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abstract = "Collaboration is vital in the NRM space as no one person or organisation can successfully address the complex and challenging socio-ecological issues facing Australia. Research institutes and on-ground organisations such as CMAs can each bring complementary expertise, experience and resources to develop solutions for these issues. They do so, however, in a social, institutional and external context that can compound and impede collaboration at the personal and organisational levels within and between these institutions. While there has been longstanding interaction between NRM research institutions and regional implementation bodies, there is a dearth of successful instances of long-term collaboration between research and implementing NRM organisations in Australia, and even fewer peer-reviewed studies documenting these interactions or investigating barriers to the relationships and communication on which these collaborations are based. This study investigated the perceived barriers for establishing and maintaining such collaborations, using a qualitative analysis of transcripts of interviews with 11 researchers from Charles Sturt University’s Institute for Land, Water and Society, and 12 managers and project officers from the North East CMA in Victoria. The barriers identified in the analysis are presented using a modified Unified Negotiation Framework that highlights the conflicts and barriers within collaborative NRM projects. Analysis highlights the vital roles of face-to-face communication and relationship building in establishing and building trust and respect between individuals and the organisations as a necessary basis for collaboration. Interviewees highlighted the need for better prior understanding of the working environment for the other party regarding funding, timelines, available resources and staff availability, in particular the need to establish shared goals as the basis for future collaborations. Over time, this can provide a platform for improved communication and relationships between the organisations, and encourage more collaborative funding bids and projects to emerge from these strengthened relationships. It was recognised, however, that such enabling conditions such as leadership, positive personal attributes and a collaborative organisational culture were required, as well as appropriate levels of resourcing, funding and staff time. External drivers and influences such as political pressure, changes in policy, the centralisation of NRM priority setting, increased competition for diminishing government funding, and time limitations for project implementation were all seen to play a role in impeding communication and good relations in existing, and in developing new, collaborations between ILWS and NECMA. These pressures were seen to adversely influence organisational cultures, lead to increased staff turnover and diminish the value of past experiences, which further impeded communication and relationships at the individual and organisational level. To address these issues, the report suggests some initial joint actions to address and mitigate these barriers so as to encourage successful future collaboration between NECMA and ILWS.",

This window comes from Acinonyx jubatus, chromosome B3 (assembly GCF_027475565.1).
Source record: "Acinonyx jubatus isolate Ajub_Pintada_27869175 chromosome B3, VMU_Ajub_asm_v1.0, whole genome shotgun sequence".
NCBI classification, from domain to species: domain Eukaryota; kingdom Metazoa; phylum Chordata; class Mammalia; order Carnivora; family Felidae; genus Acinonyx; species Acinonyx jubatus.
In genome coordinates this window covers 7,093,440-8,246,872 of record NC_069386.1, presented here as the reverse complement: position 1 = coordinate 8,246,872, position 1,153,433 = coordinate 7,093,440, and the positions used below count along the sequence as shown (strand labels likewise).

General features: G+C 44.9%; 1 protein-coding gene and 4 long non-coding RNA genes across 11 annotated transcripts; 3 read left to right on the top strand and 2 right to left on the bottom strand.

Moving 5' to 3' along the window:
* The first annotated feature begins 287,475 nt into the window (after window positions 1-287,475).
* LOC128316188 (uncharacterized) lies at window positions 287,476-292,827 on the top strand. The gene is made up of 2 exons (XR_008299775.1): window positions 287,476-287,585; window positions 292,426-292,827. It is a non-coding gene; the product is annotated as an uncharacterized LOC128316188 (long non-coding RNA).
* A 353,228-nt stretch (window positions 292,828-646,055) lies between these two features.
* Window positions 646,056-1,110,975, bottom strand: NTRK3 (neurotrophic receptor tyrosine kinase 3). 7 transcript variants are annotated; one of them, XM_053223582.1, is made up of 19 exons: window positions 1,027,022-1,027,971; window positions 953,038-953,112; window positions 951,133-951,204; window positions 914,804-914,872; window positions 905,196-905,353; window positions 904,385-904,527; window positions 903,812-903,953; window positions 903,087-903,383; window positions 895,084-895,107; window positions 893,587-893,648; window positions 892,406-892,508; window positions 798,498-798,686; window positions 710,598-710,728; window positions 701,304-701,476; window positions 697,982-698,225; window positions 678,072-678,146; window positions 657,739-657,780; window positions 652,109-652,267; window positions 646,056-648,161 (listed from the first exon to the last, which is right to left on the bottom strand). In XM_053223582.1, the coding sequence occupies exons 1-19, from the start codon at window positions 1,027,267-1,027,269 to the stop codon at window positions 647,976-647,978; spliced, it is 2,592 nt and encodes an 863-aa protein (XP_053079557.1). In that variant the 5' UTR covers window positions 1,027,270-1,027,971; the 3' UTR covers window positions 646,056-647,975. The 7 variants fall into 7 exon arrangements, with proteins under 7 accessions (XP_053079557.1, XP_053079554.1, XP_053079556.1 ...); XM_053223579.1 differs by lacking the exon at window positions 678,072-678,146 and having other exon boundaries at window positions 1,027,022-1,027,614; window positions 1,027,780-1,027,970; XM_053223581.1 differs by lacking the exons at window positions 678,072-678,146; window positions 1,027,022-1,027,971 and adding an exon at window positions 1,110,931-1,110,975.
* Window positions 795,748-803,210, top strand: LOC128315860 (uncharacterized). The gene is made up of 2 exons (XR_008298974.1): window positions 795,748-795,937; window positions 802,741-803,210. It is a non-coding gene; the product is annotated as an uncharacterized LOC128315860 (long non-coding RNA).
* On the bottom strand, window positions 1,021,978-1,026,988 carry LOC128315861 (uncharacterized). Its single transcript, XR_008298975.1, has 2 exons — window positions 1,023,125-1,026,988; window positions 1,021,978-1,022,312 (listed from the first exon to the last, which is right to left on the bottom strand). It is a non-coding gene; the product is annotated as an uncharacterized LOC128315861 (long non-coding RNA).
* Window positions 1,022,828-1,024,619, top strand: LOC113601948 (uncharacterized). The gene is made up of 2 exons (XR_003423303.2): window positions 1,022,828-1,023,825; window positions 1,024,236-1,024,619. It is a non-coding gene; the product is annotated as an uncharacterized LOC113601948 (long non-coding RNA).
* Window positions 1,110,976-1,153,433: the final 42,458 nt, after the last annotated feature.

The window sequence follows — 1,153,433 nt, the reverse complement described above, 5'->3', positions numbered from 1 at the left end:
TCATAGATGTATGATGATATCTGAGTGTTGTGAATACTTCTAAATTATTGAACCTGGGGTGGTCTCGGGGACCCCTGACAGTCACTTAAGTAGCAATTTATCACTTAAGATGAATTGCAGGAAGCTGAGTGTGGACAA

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Can agencies of different feathers click together? Collaborating for NRM research in North East Victoria. / Ward, Wesley; Vanderzee, Michael.

Albury : Institute for Land, Water and Society Charles Sturt University, 2019. 67 p. (ILWS Report; No. 125).

Research output: Book/ReportOther report

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AB - Collaboration is vital in the NRM space as no one person or organisation can successfully address the complex and challenging socio-ecological issues facing Australia. Research institutes and on-ground organisations such as CMAs can each bring complementary expertise, experience and resources to develop solutions for these issues. They do so, however, in a social, institutional and external context that can compound and impede collaboration at the personal and organisational levels within and between these institutions. While there has been longstanding interaction between NRM research institutions and regional implementation bodies, there is a dearth of successful instances of long-term collaboration between research and implementing NRM organisations in Australia, and even fewer peer-reviewed studies documenting these interactions or investigating barriers to the relationships and communication on which these collaborations are based. This study investigated the perceived barriers for establishing and maintaining such collaborations, using a qualitative analysis of transcripts of interviews with 11 researchers from Charles Sturt University’s Institute for Land, Water and Society, and 12 managers and project officers from the North East CMA in Victoria. The barriers identified in the analysis are presented using a modified Unified Negotiation Framework that highlights the conflicts and barriers within collaborative NRM projects. Analysis highlights the vital roles of face-to-face communication and relationship building in establishing and building trust and respect between individuals and the organisations as a necessary basis for collaboration. Interviewees highlighted the need for better prior understanding of the working environment for the other party regarding funding, timelines, available resources and staff availability, in particular the need to establish shared goals as the basis for future collaborations. Over time, this can provide a platform for improved communication and relationships between the organisations, and encourage more collaborative funding bids and projects to emerge from these strengthened relationships. It was recognised, however, that such enabling conditions such as leadership, positive personal attributes and a collaborative organisational culture were required, as well as appropriate levels of resourcing, funding and staff time. External drivers and influences such as political pressure, changes in policy, the centralisation of NRM priority setting, increased competition for diminishing government funding, and time limitations for project implementation were all seen to play a role in impeding communication and good relations in existing, and in developing new, collaborations between ILWS and NECMA. These pressures were seen to adversely influence organisational cultures, lead to increased staff turnover and diminish the value of past experiences, which further impeded communication and relationships at the individual and organisational level. To address these issues, the report suggests some initial joint actions to address and mitigate these barriers so as to encourage successful future collaboration between NECMA and ILWS.